In 1962, the space race with the Russians was on and the United States was losing. Five years earlier, the Soviets had launched Sputnik, the world’s first satellite. From across the Iron Curtain, they dealt a second and a third blow to the West, by sending the first man into space as well as conducting the world’s first orbital flight. And so on February 20, 1962, Americans from all over the country breathed a sigh of cultural relief when astronaut John Glenn showed the world that the United States would not be left behind. John Glenn, the first American to orbit the Earth, died today. He was 95.
At 40 years of age, John Herschel Glenn Jr. orbited the Earth three times, traveling 81,000 miles in just under five hours. After a spectacular take off that included nerve-racking moments of shuddering, he suddenly experienced weightlessness and gazed over the vast, blue Earth from space. "Capsule is turning around," he radioed. "Oh, that view is tremendous."
He conducted a few tests while in orbit, such as eating tubes of food and meat to see if it was possible to swallow in zero gravity. He took vision tests every 25 minutes to make sure the speed wasn’t affecting his eyesight. As he passed over Perth, Australia, the city switched on all its lights to greet him. “Thank everybody for turning them on,” he radioed back to Earth.
After returning to Earth, he emerged from the Friendship 7 capsule and said simply, “It was hot in there.” (He was quickly given a glass of iced tea.)
Although the mission was successful, tension had been high among the flight team, among the 100,000 spectators at Cape Canaveral and among the millions around the world sitting in front of their televisions and radios. The launch had been scrubbed ten times because of bad weather or mechanical issues. Even then, Glenn still experienced mechanical problems while in flight. His autopilot system failed and a heat shield appeared to come loose, requiring the former Marine test pilot to fly parts of his last two orbits manually.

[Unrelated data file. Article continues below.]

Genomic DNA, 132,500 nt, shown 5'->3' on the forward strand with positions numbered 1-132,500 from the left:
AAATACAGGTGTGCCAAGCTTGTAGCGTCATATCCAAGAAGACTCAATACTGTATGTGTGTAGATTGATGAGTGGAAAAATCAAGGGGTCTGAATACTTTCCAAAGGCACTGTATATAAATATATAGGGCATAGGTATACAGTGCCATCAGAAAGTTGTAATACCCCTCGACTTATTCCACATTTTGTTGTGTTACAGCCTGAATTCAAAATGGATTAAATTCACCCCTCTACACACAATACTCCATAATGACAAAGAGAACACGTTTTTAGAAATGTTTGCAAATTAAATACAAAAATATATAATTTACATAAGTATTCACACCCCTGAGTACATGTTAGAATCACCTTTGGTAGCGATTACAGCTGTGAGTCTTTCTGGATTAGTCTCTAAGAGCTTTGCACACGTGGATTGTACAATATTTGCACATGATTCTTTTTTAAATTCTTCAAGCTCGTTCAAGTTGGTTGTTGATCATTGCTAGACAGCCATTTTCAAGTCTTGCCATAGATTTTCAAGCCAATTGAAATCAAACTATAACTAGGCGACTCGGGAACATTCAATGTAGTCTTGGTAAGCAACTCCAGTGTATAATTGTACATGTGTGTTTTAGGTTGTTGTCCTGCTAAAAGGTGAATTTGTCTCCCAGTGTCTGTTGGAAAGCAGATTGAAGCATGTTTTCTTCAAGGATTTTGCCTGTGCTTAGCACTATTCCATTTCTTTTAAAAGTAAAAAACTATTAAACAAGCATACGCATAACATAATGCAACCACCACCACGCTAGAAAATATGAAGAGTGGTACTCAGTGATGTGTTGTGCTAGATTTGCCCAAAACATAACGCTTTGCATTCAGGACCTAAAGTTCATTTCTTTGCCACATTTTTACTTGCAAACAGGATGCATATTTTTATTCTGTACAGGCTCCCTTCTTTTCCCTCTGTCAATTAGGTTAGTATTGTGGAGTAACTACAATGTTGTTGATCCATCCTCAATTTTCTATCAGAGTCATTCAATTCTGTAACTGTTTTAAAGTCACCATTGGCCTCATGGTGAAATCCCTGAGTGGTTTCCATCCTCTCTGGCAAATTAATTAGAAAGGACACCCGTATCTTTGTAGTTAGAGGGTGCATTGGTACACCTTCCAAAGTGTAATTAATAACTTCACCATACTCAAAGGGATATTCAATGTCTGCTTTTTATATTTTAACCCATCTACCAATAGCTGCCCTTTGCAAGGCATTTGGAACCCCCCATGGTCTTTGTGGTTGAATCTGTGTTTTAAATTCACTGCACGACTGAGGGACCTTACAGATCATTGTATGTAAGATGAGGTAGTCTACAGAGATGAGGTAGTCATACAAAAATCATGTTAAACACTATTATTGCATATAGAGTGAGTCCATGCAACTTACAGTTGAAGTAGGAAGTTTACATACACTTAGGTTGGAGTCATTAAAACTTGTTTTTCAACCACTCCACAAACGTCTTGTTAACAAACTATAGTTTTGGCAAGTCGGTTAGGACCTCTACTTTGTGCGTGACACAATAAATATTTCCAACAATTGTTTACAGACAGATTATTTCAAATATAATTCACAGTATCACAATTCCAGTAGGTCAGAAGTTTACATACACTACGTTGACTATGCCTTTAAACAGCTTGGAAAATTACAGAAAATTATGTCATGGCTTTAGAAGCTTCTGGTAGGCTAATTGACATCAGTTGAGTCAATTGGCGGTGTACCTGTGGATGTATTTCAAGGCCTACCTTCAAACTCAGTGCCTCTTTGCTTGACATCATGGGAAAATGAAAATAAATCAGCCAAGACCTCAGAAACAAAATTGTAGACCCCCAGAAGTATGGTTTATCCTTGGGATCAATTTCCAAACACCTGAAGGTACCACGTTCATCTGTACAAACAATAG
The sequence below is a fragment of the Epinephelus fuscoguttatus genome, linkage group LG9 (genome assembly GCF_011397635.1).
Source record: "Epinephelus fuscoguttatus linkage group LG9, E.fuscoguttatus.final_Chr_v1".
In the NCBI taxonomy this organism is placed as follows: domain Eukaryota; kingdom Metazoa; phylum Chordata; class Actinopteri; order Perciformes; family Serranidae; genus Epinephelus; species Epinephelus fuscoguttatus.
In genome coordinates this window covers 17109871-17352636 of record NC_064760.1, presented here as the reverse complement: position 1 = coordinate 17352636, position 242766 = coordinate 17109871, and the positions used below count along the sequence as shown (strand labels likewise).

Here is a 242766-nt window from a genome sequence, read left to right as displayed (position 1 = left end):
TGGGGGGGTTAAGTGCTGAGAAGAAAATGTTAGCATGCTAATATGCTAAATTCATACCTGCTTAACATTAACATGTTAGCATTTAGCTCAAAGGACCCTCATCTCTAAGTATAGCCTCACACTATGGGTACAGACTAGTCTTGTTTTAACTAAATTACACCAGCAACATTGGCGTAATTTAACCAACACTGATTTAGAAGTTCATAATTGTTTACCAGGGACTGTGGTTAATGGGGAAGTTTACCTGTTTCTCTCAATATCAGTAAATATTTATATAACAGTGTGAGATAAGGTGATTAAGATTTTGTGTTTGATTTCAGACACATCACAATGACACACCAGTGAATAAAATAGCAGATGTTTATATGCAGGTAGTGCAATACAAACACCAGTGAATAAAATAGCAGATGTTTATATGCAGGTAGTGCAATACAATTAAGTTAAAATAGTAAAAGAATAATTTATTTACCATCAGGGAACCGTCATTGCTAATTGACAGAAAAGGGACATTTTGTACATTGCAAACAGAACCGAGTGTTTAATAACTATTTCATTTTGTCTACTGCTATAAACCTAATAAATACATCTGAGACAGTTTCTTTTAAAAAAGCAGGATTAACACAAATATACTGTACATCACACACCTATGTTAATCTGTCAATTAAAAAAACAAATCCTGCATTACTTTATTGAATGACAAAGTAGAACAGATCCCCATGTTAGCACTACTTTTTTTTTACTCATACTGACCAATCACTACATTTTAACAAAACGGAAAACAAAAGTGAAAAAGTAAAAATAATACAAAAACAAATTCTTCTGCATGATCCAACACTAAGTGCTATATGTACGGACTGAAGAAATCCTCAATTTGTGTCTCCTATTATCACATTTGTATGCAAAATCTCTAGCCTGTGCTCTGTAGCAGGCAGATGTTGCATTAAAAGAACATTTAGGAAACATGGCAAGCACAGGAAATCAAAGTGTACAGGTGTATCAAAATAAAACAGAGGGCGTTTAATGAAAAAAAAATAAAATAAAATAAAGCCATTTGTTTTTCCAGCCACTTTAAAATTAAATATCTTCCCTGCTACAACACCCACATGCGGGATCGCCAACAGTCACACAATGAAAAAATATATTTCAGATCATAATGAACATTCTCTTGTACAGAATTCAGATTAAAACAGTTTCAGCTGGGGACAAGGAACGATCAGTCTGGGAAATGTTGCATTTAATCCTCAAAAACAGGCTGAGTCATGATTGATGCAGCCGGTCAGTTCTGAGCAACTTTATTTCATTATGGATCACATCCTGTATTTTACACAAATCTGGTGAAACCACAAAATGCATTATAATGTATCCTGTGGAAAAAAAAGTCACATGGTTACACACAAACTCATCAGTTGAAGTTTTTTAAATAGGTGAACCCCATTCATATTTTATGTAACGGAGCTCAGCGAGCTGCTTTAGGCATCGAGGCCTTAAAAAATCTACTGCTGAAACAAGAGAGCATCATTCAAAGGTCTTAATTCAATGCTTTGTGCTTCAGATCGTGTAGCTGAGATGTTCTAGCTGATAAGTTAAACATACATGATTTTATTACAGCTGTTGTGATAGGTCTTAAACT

The day of his historic feat, the New York Times read, “Today's flight gave the United States, by any standards, its greatest day in space.”
Back on Earth, President John F. Kennedy — who had vowed to put an American on the moon by the end of the decade — was determined to highlight Glenn’s accomplishment to the world. Three days after the astronaut splashed down, Glenn found himself in what would be one of many parades in his honor. He received the NASA Distinguished Service Medal, addressed a joint session of Congress, and was feted across the country in a sea of ticker tape.
John Glenn was already a hero by the time he made history in space. He had flown nearly 150 combat missions in World War II and Korea, earning a reputation for keeping his airplanes aloft even after taking enemy fire. He also was the first pilot to fly cross-country averaging a supersonic speed.
It was rumored that Kennedy didn’t want to risk losing his great American hero by sending him to the moon. Glenn resigned from NASA in January 1964 and announced that he would be running for Senate (on Attorney General Robert F. Kennedy’s suggestion). But after sustaining a head injury in his Ohio home, he withdrew from the race. After a year of recovery, he became an executive for Royal Crown Cola in order to pay the bills (which included substantial campaign debts).
John Glenn never forgot his bid for Senate and in 1974, his third try, he finally won a seat. He had a reputation for being a nuts-and-bolts legislator, focusing on issues like arms control and campaign finance reform. In 1984, he ran unsuccessfully for president, amassing a multi-million dollar debt that hounded him for years. He represented Ohio for 25 years, retiring in 1999. In 1998, after making many requests to the administration, he returned to space to research the effects of space travel on aging. At the age of 77, he made history again as the oldest person to go into space.
Senator. War hero. American legend. Although John Glenn had a lifetime’s worth of accomplishments, he will also be remembered for those magical four hours and 55 minutes of history, as he did three laps around the Earth at 17,500 miles per hour. As the nation says goodbye to its old hero, we’re reminded of the send off given to him seconds before his historic lift off into space: "Godspeed, John Glenn."